Raging Right Wing Republican

For those of us who are politically informed, and therefore Republican.

Sunday, June 12, 2005

Abstinence Works

There are two reactions from people who read that headline: Those who say, "Well, duh!" and those who go "You've got to be kidding!". The simple fact, however, is that there is no more effective way to both prevent pregnancy and combat the spread of sexually transmitted diseases. This should be obvious. You can't get drunk if you don't drink.

This news story tells the tale of Uganda's abstinence program in cutting back a once horrific AIDs infection rate:
...In the early 1990s, Uganda had one of the worst AIDS problems in the world, with 30 percent of its population infected with the fatal disease. Since that time, Uganda's AIDS infection rate has fallen to its current 10 percent level.

According to Dr. Edward C. Green, anthropologist and senior research scientist in the School of Public Health at Harvard University, the remarkable turnaround in Uganda was based on what was called the "ABC approach." Since the early 1990s government and health officials have been encouraging their people to Abstain, Be faithful to their spouse or partner, and use Condoms if A and B fail. Teenagers were actively encouraged to wait until marriage before having sex.
Now, what's so heinous about this kind of policy? Encouraging teenagers to wait until they've found somebody they can trust and are comfortable with is problematic? The idea that one should be faithful to their spouse is absurd? Maybe to some. President Bush has been a strong leader in supporting common sense, abstinence based sexual education as a means of both cutting unwed pregnancy rates and the spread of sexually transmitted disease.

The mistake many people make in opposing abstinence education in schools is assuming that this is supposed to be the main center of attention. But all it's supposed to do is make an opening for the parents, whom are the real guardians and the ones who are supposed to raise their children - not the school - because the parents are the ones responsible for raising the child. Not many people can object to simply having the school offer a baseline warning, that if they want to avoid any sort of sexually transmitted disease, they should not have sex. This satisfies the core requirement that can apply to everyone; then if a parent feels comfortable with allowing their child to go beyond that, they can tell their child so.

But if it was the other way around, with the school going beyond that baseline policy, then it takes away that choice from all the parents.

President Bush and a lot of conservatives have caught a lot of flack for this - but just as on a slew of other issues, such as the War on Terrorism, Social Security Reform, and tort reform, we've grown used to the slings and arrows. Those who are alive and happy 20 years from now will be our reward, as well as theirs.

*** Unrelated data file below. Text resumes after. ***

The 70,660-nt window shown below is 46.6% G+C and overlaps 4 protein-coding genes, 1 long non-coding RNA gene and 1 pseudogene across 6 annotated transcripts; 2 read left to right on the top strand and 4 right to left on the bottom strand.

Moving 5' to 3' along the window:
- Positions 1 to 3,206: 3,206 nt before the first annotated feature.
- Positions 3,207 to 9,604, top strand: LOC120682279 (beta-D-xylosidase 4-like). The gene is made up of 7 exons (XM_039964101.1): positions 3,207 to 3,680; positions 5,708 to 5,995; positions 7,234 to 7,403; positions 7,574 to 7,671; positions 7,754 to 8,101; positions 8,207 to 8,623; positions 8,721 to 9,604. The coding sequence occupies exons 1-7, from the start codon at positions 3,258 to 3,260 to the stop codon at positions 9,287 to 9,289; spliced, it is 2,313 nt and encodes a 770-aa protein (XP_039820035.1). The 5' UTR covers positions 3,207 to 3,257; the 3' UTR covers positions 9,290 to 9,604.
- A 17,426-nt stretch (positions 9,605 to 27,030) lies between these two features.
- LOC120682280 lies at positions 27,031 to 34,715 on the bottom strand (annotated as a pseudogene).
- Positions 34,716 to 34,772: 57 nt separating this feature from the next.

Blogger Sodon said...


Sun Jun 12, 02:27:00 PM EDT  
Blogger Carlos Octavio said...

I totally agree. Though I do know that much of the opposition to this idea comes from the fact that many school districts (specially in the midwest and south) would totally avoid talk of contraceptive techniques and instead focus solely on encouraging abstinence. This is ludicrious. Abstinence should, and must be the center piece of sexual education, but their should still be ample mention of contraception.

Sun Jun 12, 05:51:00 PM EDT  
Anonymous PG said...

Congratulations. Well said.

I think that contraception should be put into the curriculum in schools. We don't need anymore babies. I mean, damn. Got enough babas.

Anyways, if you can't get them to stop poking the hole, then you just gotta tell em how to poke it kindly and safely. Uhh, yep. :)

Mon Jun 13, 12:54:00 AM EDT  
Anonymous Anonymous said...

But it's not just abstinence in Uganda, it also involved A an B, condoms and safe sex and knowledge about them.

Mon Jun 13, 01:41:00 AM EDT  
Blogger Kaufer said...

Why is it the public schools' responsibility to teach students how to wear contraceptives? Should it not be up to the parents to raise their own kids? Every family has a different set of values. Abstinence makes the most sense. It is most effective, no parents will get offended if their kid gets taught this, and it leaves the parent with some leeway on how far they want to go while teaching their children about sex. Some parents may think it is important to stress condoms and safe sex. Other parents will teach their kids the importance of abstinence and sexual purity. Let the parents decide this.
Teachers should teach kids about math, science, and history. They should not cross the line and share their own values that in some cases may defy the values of their parents.

Mon Jun 13, 03:06:00 AM EDT  
Blogger Justin Olbrantz (Quantam) said...

Because these days parents simply don't want to put the effort into raising their kids. Of course they want the kids to turn out well, and be happy, and all that, but actually spending the time and effort to make that happen is somebody else's responsibility. This is the cause of many (most? not sure if I'd say that) of the major problems with society today.

Mon Jun 13, 03:46:00 AM EDT  
Blogger Edward Green said...

I agree that abstinence is a component, not the main factor. The main thing that has worked in Ugandan--and indeed African-- AIDS prevention is fidelity or monogamy (the B of ABC)

Edward C Green,
Raging Left-Winger

Fri Aug 29, 03:02:00 PM EDT  

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